Every garden is an important green space which can be adapted to help wildlife find a home. This is not just important from an ecological and environmental perspective; it can also be a fantastic opportunity to see a wealth of creatures existing in a carefully balanced way.

Gardening for wildlife, rather than purely for aesthetic purposes, is a wonderful thing to do. No matter what the size of your outdoor areas, you can make important changes and additions to ensure that slithering, crawling, trotting and flying critters feel at home.

Hedges Help

All wildlife needs shelter to survive, but so many gardens lack adequate foliage because fences and walls have come to replace natural barriers and boundary markers. A hedge is a superb all-encompassing inclusion which can create accommodation for animals, as well as providing protection from the elements and predators.

Plenty of bird species will live in and around hedges, nesting in their dense interiors and feeding on the berries and seeds they produce. Insects will also love hedges, not just as a place for fleeting visits, but also for overwintering when the time to hibernate arrives.

Leave The Lawn Alone

The temptation to mow a lawn to within an inch of its life may be great, but many people are waking up to the concept of creating wildflower meadows on parts of their property. This is easily done, simply by being a little judicious in your mowing and cordoning off a section of the lawn where the natural grasses, flowers and plant life can develop undisturbed.

Wildlife will flock to an untouched meadow-like portion of lawn, allowing everything from butterflies, birds and bats to hedgehogs and honeybees to take advantage of the bounty on offer.

Create A Wild Pond

Waterborne wildlife is worth catering for in your garden, and a pond is also essential for all sorts of other animals, including those that merely visit for a drink or a snack, rather than taking up permanent residence beneath, on or by the water.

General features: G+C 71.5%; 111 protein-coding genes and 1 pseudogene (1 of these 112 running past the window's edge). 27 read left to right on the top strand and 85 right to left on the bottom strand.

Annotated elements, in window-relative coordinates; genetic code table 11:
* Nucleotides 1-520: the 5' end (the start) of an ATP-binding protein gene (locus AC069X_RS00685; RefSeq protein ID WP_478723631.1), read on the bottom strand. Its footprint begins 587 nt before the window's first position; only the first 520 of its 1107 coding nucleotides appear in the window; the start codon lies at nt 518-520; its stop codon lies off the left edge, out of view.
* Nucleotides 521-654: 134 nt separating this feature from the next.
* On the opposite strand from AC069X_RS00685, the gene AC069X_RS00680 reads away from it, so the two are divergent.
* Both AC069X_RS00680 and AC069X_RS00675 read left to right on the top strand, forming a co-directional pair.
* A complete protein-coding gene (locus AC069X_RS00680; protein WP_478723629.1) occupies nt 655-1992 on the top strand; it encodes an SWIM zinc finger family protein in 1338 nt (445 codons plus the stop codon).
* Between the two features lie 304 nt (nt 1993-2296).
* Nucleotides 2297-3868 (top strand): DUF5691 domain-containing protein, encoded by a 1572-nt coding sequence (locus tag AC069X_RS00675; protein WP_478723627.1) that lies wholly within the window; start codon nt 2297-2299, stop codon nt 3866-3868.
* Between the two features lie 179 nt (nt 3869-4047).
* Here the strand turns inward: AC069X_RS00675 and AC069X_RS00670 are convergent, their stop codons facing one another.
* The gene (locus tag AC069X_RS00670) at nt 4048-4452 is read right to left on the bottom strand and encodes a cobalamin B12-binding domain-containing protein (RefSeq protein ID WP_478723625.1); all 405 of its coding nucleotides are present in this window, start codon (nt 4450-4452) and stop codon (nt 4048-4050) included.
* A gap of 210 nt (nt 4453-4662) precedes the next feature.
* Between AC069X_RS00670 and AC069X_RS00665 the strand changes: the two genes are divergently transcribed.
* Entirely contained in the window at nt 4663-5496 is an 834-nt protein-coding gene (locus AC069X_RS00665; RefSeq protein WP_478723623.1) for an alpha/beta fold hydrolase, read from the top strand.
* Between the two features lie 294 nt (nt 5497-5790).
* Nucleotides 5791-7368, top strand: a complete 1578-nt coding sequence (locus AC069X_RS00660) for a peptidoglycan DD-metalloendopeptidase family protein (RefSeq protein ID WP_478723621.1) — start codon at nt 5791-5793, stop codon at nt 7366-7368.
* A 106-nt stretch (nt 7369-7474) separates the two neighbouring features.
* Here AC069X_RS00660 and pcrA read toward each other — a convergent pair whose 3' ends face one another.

Building a pond with wildlife in mind actually requires you to think carefully about the placement, if you are starting from scratch. Avoid shady, cool areas as these will not be quite as attractive to many of the creatures that will want to live there. Also make sure that the pond is not a uniform depth, but includes shallower parts and features a means for animals to climb out if they fall in by accident.

Plant For Butterflies

The UK’s butterfly population is under threat and you can do your bit to address this by introducing flowers which have heaps of nectar on offer to make sure that any butterflies that visit will get a good meal for their trouble.

There are plenty of different plants which will appeal to butterflies, including cuckooflower, common sorrel, cock’s-foot and even stinging nettles. Indeed nettles are actually one of the most widely harnessed plants by different butterfly species, so resist the temptation to cut them back where possible.

Welcome Hedgehogs

Hedgehogs are also having a tough time at the moment and you can take action to halt the decline in numbers seen in many regions by creating a hedgehog house in your garden.

Commercially available hedgehog homes will be the quickest and easiest option for many, but you need to make sure that they are positioned correctly. Hedgehogs will thrive in the shadiest, quietest places and can also make use of compost heaps and log piles.

Install Bird Boxes

We are quite good at feeding birds, but it is also worth giving them a place to rest their weary wings on a long term basis in your garden. A bird box can be added to trees, fences, poles and other structures so that even urban gardens can benefit from a little more avian wildlife.

Once a bird box is in place, as with any other home you set up for wildlife, it is best to leave it well alone so that you do not disturb or put off any potential inhabitants.